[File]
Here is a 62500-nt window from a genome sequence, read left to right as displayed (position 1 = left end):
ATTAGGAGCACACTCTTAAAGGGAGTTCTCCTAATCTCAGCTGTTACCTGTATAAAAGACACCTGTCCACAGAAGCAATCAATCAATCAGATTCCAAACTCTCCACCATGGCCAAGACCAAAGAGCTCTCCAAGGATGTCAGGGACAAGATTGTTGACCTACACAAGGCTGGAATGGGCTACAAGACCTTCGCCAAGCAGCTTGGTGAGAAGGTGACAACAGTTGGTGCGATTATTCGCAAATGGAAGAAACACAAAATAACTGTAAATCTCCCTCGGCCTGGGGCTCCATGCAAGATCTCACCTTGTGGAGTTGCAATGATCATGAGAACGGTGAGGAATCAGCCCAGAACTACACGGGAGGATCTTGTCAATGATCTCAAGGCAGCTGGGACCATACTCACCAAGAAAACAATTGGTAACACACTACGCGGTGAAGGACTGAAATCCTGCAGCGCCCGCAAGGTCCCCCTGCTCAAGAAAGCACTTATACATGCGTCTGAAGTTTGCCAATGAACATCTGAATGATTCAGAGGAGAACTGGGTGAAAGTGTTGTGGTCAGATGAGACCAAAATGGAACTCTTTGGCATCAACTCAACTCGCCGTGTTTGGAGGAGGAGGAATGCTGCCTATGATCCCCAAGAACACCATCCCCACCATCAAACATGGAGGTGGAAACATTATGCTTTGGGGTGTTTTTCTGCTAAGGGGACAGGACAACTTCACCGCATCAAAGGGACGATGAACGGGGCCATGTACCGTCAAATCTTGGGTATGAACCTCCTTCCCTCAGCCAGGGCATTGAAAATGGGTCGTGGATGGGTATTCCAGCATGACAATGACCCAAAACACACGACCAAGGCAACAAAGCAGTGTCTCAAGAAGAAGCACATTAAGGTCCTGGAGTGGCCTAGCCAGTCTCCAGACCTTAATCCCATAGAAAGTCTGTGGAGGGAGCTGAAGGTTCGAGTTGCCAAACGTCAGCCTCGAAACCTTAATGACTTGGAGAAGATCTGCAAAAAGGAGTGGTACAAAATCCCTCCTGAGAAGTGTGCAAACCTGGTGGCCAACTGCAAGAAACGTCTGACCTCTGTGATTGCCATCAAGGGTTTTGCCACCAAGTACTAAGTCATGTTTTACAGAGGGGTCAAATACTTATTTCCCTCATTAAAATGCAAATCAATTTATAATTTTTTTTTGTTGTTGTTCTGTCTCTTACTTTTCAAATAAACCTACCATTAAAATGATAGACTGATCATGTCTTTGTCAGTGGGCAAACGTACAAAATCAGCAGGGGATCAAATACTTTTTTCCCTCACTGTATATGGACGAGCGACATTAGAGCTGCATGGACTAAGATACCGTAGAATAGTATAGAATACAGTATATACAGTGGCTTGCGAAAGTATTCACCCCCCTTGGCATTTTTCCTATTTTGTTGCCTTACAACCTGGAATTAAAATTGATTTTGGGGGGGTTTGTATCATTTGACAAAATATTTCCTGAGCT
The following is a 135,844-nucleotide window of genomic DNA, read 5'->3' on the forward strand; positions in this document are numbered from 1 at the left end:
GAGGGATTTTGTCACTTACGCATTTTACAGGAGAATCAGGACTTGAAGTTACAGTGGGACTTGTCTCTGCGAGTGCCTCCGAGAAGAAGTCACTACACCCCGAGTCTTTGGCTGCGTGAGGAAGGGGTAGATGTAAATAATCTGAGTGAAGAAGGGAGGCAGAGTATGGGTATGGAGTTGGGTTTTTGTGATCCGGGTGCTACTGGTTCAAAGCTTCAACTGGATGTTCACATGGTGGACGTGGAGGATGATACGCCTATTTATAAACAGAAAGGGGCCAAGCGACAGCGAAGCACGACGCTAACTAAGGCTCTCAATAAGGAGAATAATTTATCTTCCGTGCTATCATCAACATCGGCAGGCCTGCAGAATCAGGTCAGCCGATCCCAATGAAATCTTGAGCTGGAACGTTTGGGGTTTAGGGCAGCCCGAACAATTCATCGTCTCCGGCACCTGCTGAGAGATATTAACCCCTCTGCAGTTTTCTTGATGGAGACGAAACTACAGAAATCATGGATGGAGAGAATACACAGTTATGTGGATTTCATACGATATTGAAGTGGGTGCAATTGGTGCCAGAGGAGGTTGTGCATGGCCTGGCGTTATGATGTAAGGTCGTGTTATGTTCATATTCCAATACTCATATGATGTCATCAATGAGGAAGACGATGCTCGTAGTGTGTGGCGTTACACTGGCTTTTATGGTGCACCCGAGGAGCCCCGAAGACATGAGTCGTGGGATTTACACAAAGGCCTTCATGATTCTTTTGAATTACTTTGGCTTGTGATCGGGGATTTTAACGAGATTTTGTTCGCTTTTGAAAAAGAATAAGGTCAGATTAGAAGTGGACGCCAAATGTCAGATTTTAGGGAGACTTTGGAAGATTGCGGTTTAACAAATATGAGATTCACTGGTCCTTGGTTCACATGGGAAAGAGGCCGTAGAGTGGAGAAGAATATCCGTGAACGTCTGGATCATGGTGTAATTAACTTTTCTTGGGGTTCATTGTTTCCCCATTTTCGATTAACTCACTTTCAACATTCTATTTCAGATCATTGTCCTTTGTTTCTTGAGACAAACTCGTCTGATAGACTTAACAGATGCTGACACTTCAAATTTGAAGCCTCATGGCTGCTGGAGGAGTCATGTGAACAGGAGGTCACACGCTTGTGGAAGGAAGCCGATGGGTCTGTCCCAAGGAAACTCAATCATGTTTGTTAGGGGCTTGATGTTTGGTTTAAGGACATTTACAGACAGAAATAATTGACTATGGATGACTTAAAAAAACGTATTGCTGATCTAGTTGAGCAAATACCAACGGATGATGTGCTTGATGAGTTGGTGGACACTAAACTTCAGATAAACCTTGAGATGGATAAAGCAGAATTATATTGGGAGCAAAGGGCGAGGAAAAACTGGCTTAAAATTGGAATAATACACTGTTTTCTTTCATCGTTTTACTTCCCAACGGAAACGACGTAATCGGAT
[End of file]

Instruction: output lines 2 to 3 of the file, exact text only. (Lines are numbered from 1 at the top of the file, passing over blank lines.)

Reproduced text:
ATTAGGAGCACACTCTTAAAGGGAGTTCTCCTAATCTCAGCTGTTACCTGTATAAAAGACACCTGTCCACAGAAGCAATCAATCAATCAGATTCCAAACTCTCCACCATGGCCAAGACCAAAGAGCTCTCCAAGGATGTCAGGGACAAGATTGTTGACCTACACAAGGCTGGAATGGGCTACAAGACCTTCGCCAAGCAGCTTGGTGAGAAGGTGACAACAGTTGGTGCGATTATTCGCAAATGGAAGAAACACAAAATAACTGTAAATCTCCCTCGGCCTGGGGCTCCATGCAAGATCTCACCTTGTGGAGTTGCAATGATCATGAGAACGGTGAGGAATCAGCCCAGAACTACACGGGAGGATCTTGTCAATGATCTCAAGGCAGCTGGGACCATACTCACCAAGAAAACAATTGGTAACACACTACGCGGTGAAGGACTGAAATCCTGCAGCGCCCGCAAGGTCCCCCTGCTCAAGAAAGCACTTATACATGCGTCTGAAGTTTGCCAATGAACATCTGAATGATTCAGAGGAGAACTGGGTGAAAGTGTTGTGGTCAGATGAGACCAAAATGGAACTCTTTGGCATCAACTCAACTCGCCGTGTTTGGAGGAGGAGGAATGCTGCCTATGATCCCCAAGAACACCATCCCCACCATCAAACATGGAGGTGGAAACATTATGCTTTGGGGTGTTTTTCTGCTAAGGGGACAGGACAACTTCACCGCATCAAAGGGACGATGAACGGGGCCATGTACCGTCAAATCTTGGGTATGAACCTCCTTCCCTCAGCCAGGGCATTGAAAATGGGTCGTGGATGGGTATTCCAGCATGACAATGACCCAAAACACACGACCAAGGCAACAAAGCAGTGTCTCAAGAAGAAGCACATTAAGGTCCTGGAGTGGCCTAGCCAGTCTCCAGACCTTAATCCCATAGAAAGTCTGTGGAGGGAGCTGAAGGTTCGAGTTGCCAAACGTCAGCCTCGAAACCTTAATGACTTGGAGAAGATCTGCAAAAAGGAGTGGTACAAAATCCCTCCTGAGAAGTGTGCAAACCTGGTGGCCAACTGCAAGAAACGTCTGACCTCTGTGATTGCCATCAAGGGTTTTGCCACCAAGTACTAAGTCATGTTTTACAGAGGGGTCAAATACTTATTTCCCTCATTAAAATGCAAATCAATTTATAATTTTTTTTTGTTGTTGTTCTGTCTCTTACTTTTCAAATAAACCTACCATTAAAATGATAGACTGATCATGTCTTTGTCAGTGGGCAAACGTACAAAATCAGCAGGGGATCAAATACTTTTTTCCCTCACTGTATATGGACGAGCGACATTAGAGCTGCATGGACTAAGATACCGTAGAATAGTATAGAATACAGTATATACAGTGGCTTGCGAAAGTATTCACCCCCCTTGGCATTTTTCCTATTTTGTTGCCTTACAACCTGGAATTAAAATTGATTTTGGGGGGGTTTGTATCATTTGACAAAATATTTCCTGAGCT
The following is a 135,844-nucleotide window of genomic DNA, read 5'->3' on the forward strand; positions in this document are numbered from 1 at the left end: